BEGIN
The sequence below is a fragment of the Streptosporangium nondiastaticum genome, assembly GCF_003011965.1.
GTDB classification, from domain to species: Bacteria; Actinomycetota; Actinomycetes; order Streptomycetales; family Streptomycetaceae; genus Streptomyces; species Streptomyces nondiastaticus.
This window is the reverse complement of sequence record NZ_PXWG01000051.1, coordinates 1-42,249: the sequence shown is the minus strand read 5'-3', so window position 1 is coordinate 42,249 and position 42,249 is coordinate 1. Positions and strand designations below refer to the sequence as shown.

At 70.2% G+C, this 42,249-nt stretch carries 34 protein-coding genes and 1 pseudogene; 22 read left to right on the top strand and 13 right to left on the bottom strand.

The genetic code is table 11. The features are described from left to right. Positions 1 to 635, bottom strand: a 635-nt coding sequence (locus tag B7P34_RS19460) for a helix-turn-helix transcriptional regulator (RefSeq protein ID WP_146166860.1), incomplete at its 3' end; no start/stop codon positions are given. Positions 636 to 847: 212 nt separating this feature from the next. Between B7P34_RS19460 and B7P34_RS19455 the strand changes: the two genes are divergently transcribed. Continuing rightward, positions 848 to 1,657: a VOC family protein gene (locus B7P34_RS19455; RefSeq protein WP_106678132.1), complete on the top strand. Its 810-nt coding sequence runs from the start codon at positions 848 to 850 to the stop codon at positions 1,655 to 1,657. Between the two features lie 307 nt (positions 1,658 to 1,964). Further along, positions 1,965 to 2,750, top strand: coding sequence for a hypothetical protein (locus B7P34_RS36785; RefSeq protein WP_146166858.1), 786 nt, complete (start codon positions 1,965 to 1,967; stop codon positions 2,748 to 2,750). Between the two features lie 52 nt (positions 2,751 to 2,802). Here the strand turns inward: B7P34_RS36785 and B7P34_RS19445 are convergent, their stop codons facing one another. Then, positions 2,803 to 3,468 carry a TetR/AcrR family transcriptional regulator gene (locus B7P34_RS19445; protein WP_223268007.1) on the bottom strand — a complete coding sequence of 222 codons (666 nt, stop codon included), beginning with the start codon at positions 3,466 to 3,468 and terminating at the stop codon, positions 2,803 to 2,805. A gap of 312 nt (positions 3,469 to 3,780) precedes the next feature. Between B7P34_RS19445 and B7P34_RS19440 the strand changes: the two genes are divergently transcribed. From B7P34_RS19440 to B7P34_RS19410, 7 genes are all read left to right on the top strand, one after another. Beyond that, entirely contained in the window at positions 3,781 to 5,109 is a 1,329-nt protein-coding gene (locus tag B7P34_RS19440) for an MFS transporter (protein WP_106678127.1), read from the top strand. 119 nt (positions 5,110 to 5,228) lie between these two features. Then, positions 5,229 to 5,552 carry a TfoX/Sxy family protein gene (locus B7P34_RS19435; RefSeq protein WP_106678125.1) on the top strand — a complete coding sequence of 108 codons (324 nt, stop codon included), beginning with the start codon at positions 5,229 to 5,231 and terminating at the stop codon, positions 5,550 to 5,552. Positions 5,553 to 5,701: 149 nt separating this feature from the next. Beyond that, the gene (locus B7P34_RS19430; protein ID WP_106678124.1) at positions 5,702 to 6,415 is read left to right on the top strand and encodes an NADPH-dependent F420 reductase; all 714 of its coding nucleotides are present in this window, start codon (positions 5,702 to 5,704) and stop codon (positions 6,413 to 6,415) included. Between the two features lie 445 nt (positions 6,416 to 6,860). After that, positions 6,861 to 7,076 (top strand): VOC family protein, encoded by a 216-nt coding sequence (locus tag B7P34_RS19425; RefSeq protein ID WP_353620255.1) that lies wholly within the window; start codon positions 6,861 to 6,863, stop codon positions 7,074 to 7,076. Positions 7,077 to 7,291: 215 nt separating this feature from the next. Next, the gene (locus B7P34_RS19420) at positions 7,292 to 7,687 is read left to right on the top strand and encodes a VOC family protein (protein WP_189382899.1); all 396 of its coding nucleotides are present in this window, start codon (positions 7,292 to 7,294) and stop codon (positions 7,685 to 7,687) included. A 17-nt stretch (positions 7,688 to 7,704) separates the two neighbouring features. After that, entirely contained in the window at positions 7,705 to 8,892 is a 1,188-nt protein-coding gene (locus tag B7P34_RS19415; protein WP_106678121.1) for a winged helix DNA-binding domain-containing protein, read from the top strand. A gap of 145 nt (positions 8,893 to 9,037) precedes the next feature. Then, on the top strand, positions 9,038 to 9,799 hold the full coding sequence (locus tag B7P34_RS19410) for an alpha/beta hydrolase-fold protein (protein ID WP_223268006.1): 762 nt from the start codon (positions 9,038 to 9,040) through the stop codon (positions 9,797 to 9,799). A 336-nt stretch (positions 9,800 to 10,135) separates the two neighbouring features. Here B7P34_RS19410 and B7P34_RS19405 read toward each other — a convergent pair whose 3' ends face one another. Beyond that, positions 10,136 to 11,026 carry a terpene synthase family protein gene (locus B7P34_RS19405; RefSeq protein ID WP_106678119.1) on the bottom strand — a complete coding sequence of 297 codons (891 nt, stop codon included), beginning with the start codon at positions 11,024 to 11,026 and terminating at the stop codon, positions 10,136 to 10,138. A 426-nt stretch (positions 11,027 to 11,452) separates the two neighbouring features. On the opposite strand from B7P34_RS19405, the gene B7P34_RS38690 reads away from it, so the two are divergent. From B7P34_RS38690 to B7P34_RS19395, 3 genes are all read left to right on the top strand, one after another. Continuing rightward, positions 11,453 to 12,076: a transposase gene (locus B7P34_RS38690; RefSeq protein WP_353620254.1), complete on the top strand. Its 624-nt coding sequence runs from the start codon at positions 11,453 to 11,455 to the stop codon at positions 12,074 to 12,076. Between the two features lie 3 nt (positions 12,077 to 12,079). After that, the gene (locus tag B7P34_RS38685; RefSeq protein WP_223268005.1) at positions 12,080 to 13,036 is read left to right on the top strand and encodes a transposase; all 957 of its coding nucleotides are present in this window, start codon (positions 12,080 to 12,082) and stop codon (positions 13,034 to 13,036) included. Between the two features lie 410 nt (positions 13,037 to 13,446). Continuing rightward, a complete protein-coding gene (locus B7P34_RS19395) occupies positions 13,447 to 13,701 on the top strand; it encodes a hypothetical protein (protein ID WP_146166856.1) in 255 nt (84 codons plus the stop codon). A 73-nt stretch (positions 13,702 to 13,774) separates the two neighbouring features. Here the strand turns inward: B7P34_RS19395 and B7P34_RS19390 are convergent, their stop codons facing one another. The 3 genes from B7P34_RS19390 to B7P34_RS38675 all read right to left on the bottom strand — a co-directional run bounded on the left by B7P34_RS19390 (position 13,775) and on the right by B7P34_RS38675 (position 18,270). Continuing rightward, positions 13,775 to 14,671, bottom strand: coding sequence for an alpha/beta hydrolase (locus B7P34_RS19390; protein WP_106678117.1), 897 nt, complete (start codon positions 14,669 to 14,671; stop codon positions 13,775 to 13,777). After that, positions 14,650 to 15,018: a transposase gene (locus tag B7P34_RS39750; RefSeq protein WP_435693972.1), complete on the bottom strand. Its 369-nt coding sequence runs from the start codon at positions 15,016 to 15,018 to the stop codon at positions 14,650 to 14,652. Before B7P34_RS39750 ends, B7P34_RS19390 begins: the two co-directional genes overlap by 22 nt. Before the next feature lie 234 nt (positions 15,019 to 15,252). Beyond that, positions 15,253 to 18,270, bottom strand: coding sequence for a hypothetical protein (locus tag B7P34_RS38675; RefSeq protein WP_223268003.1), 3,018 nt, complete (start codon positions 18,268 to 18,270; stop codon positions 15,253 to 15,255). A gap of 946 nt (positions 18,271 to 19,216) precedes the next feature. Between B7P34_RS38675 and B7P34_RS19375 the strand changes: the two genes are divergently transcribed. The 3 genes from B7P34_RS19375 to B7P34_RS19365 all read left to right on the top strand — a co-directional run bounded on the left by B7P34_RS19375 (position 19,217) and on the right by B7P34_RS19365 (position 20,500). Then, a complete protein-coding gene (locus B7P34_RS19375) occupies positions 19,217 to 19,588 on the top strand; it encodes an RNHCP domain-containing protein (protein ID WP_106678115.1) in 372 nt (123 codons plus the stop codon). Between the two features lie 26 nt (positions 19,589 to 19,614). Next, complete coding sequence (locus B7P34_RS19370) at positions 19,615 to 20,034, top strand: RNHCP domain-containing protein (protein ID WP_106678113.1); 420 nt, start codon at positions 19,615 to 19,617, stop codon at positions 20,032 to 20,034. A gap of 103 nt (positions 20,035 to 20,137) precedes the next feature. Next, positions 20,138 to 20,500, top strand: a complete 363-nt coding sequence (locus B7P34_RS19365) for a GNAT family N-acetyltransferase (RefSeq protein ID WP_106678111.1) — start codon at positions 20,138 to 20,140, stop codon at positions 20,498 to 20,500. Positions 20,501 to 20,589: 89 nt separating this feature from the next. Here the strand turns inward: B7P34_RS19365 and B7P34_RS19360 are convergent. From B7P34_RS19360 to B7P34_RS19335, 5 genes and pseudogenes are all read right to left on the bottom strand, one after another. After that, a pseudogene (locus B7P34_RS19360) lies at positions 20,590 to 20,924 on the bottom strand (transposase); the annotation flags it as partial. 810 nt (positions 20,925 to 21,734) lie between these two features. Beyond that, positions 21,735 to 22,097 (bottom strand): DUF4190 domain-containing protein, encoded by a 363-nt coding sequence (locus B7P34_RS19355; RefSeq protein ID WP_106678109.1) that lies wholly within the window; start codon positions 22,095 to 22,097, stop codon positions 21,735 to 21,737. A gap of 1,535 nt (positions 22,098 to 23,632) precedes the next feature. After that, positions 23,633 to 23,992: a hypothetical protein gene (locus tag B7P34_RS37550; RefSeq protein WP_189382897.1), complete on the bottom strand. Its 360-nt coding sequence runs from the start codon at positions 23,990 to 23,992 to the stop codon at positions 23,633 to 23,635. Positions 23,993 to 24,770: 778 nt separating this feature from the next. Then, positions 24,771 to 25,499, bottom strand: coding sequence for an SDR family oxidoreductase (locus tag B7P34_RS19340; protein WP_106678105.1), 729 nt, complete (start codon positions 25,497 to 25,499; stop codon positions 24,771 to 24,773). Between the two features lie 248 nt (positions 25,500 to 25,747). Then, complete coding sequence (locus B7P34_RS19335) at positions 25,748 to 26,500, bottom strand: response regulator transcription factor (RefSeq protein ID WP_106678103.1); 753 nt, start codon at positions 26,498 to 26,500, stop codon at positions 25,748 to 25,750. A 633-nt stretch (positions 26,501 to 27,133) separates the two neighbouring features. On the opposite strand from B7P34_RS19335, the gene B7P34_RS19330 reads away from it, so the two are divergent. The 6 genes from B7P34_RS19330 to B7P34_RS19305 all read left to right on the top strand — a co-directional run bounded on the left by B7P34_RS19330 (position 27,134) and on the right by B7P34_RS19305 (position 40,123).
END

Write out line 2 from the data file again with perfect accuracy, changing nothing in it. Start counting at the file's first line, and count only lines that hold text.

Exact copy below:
GTDB classification, from domain to species: Bacteria; Actinomycetota; Actinomycetes; order Streptomycetales; family Streptomycetaceae; genus Streptomyces; species Streptomyces nondiastaticus.